Abstract

A well-preserved fossil beetle assemblage of 70 taxa is described from a 10,000-yr-old sequence of lacustrine sediments on the Missouri Coteau, North Dakota. All of the 31 specifically determined taxa have been assigned to extant species, of which only 15 have been currently reported living in North Dakota. Many of the species are tree dwellers, some confined to spruce, thus indicating a woodland environment in contrast to the virtually treeless prairie of today.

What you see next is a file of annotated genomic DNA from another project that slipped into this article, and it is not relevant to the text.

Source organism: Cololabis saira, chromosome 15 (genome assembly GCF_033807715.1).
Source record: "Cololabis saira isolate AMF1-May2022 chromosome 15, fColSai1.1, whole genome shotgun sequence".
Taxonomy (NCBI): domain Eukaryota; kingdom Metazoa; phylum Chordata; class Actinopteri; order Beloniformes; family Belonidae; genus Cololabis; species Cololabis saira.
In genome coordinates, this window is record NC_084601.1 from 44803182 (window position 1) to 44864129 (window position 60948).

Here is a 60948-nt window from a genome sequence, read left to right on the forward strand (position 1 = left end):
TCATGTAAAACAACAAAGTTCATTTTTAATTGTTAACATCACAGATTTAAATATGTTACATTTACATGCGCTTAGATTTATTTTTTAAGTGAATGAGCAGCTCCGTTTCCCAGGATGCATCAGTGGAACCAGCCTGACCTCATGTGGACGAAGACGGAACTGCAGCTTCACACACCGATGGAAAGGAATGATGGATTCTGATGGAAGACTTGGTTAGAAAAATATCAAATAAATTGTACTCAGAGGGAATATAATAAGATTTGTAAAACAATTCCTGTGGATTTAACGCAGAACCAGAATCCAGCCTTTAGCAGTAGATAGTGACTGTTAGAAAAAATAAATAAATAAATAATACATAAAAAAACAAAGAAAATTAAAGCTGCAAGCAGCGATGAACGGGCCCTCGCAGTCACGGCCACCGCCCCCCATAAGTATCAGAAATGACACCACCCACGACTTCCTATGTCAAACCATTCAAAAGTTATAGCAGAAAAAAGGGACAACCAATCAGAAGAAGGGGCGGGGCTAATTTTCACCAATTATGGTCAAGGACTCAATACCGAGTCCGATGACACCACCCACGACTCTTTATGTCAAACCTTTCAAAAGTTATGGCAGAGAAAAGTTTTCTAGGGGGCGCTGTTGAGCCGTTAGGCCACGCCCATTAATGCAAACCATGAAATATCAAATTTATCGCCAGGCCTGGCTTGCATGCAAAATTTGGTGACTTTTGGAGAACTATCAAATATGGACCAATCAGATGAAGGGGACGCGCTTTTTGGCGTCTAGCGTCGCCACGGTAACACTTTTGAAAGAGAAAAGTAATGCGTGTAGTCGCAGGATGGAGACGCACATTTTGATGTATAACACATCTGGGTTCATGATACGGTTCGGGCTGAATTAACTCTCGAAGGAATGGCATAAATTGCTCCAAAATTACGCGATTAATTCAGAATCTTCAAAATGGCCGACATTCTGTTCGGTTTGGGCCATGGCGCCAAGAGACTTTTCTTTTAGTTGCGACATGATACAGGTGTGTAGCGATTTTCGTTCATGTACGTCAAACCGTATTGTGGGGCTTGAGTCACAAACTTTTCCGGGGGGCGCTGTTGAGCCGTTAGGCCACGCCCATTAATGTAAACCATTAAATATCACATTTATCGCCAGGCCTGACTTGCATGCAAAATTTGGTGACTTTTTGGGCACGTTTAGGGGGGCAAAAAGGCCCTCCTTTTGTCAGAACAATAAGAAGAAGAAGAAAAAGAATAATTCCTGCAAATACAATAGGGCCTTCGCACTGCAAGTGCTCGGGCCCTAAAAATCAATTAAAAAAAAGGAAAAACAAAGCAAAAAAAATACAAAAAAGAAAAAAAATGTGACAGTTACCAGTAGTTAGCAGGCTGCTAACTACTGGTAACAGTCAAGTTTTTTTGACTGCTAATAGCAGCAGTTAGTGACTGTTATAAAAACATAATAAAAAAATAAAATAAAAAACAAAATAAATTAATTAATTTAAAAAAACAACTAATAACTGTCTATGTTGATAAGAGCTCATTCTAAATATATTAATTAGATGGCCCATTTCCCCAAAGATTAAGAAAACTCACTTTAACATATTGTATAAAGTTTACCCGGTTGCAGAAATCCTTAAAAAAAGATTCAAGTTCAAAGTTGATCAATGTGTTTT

There is apparently no region in North America where the species comprising the fossil assemblage are living together at present. Two-thirds of the species have been reported from woodland areas of southern Manitoba. Others, however, live mainly in eastern North America; one species is found in western North America.

Development of prairie about 9,000 to 8,500 yrs ago was probably responsible for the migration of the species within the fossil assemblage, although it is not clear why this should result in the widely separated distributions of many of the species at the present day.

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